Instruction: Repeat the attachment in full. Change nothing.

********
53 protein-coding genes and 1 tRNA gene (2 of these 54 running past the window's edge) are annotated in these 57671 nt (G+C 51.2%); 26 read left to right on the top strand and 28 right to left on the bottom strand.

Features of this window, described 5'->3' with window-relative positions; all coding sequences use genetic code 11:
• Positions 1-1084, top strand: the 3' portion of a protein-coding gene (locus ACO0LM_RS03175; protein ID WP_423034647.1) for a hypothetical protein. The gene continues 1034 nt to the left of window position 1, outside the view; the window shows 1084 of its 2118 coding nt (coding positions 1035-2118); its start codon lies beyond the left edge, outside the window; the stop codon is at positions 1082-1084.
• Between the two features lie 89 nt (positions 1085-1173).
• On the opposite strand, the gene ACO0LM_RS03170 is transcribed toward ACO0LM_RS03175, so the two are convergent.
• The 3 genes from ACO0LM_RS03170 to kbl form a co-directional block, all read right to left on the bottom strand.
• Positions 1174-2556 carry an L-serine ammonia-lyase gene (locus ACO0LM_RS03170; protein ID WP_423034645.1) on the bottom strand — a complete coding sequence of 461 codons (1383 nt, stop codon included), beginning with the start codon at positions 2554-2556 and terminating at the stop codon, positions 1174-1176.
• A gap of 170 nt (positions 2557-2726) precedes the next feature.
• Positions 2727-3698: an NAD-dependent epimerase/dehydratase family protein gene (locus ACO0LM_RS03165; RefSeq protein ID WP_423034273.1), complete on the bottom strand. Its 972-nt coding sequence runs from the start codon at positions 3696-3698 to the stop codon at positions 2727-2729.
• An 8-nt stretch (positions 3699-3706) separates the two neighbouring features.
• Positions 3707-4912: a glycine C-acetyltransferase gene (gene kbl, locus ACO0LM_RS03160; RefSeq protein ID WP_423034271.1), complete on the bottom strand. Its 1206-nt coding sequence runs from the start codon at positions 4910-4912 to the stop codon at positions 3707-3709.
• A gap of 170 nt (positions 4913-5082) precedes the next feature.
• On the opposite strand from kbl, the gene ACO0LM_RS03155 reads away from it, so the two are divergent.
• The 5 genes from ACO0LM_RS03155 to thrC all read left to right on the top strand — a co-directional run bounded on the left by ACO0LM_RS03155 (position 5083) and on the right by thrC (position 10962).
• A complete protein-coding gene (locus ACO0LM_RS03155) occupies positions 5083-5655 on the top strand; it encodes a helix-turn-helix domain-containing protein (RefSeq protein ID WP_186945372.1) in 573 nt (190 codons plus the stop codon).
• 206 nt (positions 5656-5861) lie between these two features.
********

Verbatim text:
53 protein-coding genes and 1 tRNA gene (2 of these 54 running past the window's edge) are annotated in these 57671 nt (G+C 51.2%); 26 read left to right on the top strand and 28 right to left on the bottom strand.

Features of this window, described 5'->3' with window-relative positions; all coding sequences use genetic code 11:
• Positions 1-1084, top strand: the 3' portion of a protein-coding gene (locus ACO0LM_RS03175; protein ID WP_423034647.1) for a hypothetical protein. The gene continues 1034 nt to the left of window position 1, outside the view; the window shows 1084 of its 2118 coding nt (coding positions 1035-2118); its start codon lies beyond the left edge, outside the window; the stop codon is at positions 1082-1084.
• Between the two features lie 89 nt (positions 1085-1173).
• On the opposite strand, the gene ACO0LM_RS03170 is transcribed toward ACO0LM_RS03175, so the two are convergent.
• The 3 genes from ACO0LM_RS03170 to kbl form a co-directional block, all read right to left on the bottom strand.
• Positions 1174-2556 carry an L-serine ammonia-lyase gene (locus ACO0LM_RS03170; protein ID WP_423034645.1) on the bottom strand — a complete coding sequence of 461 codons (1383 nt, stop codon included), beginning with the start codon at positions 2554-2556 and terminating at the stop codon, positions 1174-1176.
• A gap of 170 nt (positions 2557-2726) precedes the next feature.
• Positions 2727-3698: an NAD-dependent epimerase/dehydratase family protein gene (locus ACO0LM_RS03165; RefSeq protein ID WP_423034273.1), complete on the bottom strand. Its 972-nt coding sequence runs from the start codon at positions 3696-3698 to the stop codon at positions 2727-2729.
• An 8-nt stretch (positions 3699-3706) separates the two neighbouring features.
• Positions 3707-4912: a glycine C-acetyltransferase gene (gene kbl, locus ACO0LM_RS03160; RefSeq protein ID WP_423034271.1), complete on the bottom strand. Its 1206-nt coding sequence runs from the start codon at positions 4910-4912 to the stop codon at positions 3707-3709.
• A gap of 170 nt (positions 4913-5082) precedes the next feature.
• On the opposite strand from kbl, the gene ACO0LM_RS03155 reads away from it, so the two are divergent.
• The 5 genes from ACO0LM_RS03155 to thrC all read left to right on the top strand — a co-directional run bounded on the left by ACO0LM_RS03155 (position 5083) and on the right by thrC (position 10962).
• A complete protein-coding gene (locus ACO0LM_RS03155) occupies positions 5083-5655 on the top strand; it encodes a helix-turn-helix domain-containing protein (RefSeq protein ID WP_186945372.1) in 573 nt (190 codons plus the stop codon).
• 206 nt (positions 5656-5861) lie between these two features.